Another option for finding housing is craigslist or the more tiny specific websites(6) that have popped up where individuals and RV parks can advertise their tiny house friendly parking spaces. A huge up side to a tiny house or RV, is that parking will almost always be less expensive than renting an apartment or room in the same area. The average cost I have seen between Oklahoma, Oregon, and northern California is around $400. Granted this is not all RV parks as I am usually a bargain hunter, there are always places that will charge more, but it is totally possible to find housing around that price.

 

I have been so pleasantly surprised at how welcoming RV parks have been and the amenities that many offer (I have seen most with showers/bathrooms, laundry, wifi/cable included, some with workout rooms or pools, and even one with large covered porches that you pull right up to!).

 

 

 

Cons to Traveling in a Tiny House:

  • Housing

I’ve already covered several down sides to tinies including difficulty finding housing (especially with a non-RVIA certified house) and the stand-out factor (which for some people is a con).

  • Towing and How to do it

 Another big factor that almost made me give up my tiny house dream and switch to an RV, is the difficulty of towing. An RV typically weighs between 4 and 6 thousand pounds (depending on length and packed items) which can be towed by a medium to large sized truck. Whereas a tiny house can weigh anywhere from 5 to 12 thousand pounds or more, and require a heavy to super-heavy duty truck to tow (learn more about weight and towing requirements here(7)). I own a truck strong enough to pull it but recently decided I’m not comfortable towing that much weight, so I will hire someone to tow it. That will be an extra cost I will have to budget for. Another option is to rent a truck or uhaul and tow the tiny house yourself if you don’t want to purchase a truck. Tiny houses also aren’t truly built(8) to be moved as frequently as RVs. There are a lot of things to consider that could go wrong when moving such a large structure (tile cracking, shifting of objects or out of square, or things rattling loose with all the vibration) but many people have made frequent moves with their tiny without issue. Mine made it through trip number one with only a couple of loose screws!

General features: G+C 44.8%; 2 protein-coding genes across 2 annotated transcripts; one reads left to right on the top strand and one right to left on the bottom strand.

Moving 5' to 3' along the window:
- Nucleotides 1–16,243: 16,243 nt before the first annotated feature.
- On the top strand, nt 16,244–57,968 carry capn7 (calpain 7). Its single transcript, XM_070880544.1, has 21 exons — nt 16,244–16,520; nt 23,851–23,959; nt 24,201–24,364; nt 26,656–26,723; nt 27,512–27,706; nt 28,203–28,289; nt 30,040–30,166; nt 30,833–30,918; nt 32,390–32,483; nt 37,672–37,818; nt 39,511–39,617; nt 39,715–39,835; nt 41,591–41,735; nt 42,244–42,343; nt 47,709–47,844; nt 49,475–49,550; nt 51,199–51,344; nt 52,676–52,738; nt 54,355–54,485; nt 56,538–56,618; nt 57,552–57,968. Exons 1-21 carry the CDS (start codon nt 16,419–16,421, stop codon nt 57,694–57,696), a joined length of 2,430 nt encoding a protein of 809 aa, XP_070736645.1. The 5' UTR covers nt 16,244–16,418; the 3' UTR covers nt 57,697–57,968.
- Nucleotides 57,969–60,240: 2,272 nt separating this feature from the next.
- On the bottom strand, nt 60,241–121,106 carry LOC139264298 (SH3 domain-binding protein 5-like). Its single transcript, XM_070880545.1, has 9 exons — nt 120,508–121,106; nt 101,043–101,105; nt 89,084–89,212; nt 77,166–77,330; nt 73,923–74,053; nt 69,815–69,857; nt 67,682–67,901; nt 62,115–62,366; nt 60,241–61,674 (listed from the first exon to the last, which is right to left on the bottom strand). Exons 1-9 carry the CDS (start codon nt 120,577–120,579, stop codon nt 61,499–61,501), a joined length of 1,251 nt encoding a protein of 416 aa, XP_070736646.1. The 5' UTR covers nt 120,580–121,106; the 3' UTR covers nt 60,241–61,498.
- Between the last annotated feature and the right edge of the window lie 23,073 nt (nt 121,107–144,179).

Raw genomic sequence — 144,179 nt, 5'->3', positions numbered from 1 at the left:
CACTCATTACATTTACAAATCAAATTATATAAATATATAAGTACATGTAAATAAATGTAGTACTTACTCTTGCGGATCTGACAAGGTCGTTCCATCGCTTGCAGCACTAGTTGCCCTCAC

• Insurance

  When you’re on the road, your tiny is typically covered as a “tow-load” under your vehicle’s insurance, so no big deal there. When you’re parked however, most insurance companies don’t know what to do with a tiny house yet. This is another area that RVIA certification would make things easier. There are a few companies who will cover RVIA on a case by case basis, but self-built is fairly limited at the moment. Down the road when tinies become more common, we hope that a lot of these issues will begin to be resolved!

 

So, when it comes down to it there are a ton of factors to consider when choosing housing for travel. I highly advocate for RV/Camper/THOW living for travel. It is a truly wonderful feeling to come home (to a tiny home) every day and I know my dog really appreciates the stability too. I hope this post has given you some things to consider when deciding whether or not a tiny house is right for you. My tiny really helps me contribute to paying off my student loans faster and having more adventures where I’m living. Tiny living allows me to spend more time enjoying the outdoors and doing my part for the environment. This was a long awaited dream for me, and I plan to continue living in my tiny home as long as it fits my lifestyle!

 

Links to additional information:

 

1. https://www.facebook.com/TheTinyOasis/

2. http://tinyhousegiantjourney.com/2016/03/15/tiny-house-cost/

3. https://www.treehugger.com/tiny-houses/tiny-houses-vs-trailers-campers.html

4. https://www.facebook.com/groups/tinyhousepeople/

5. http://tinyhousetalk.com/tiny-house-qa-rvia-certified-tiny-houses/

6. http://www.tinyhouseresource.com/living/maps/parking/

7. https://learn.compactappliance.com/tiny-house-trailer/

8. http://tinyhousegiantjourney.com/2016/08/11/tiny-house-design-travel/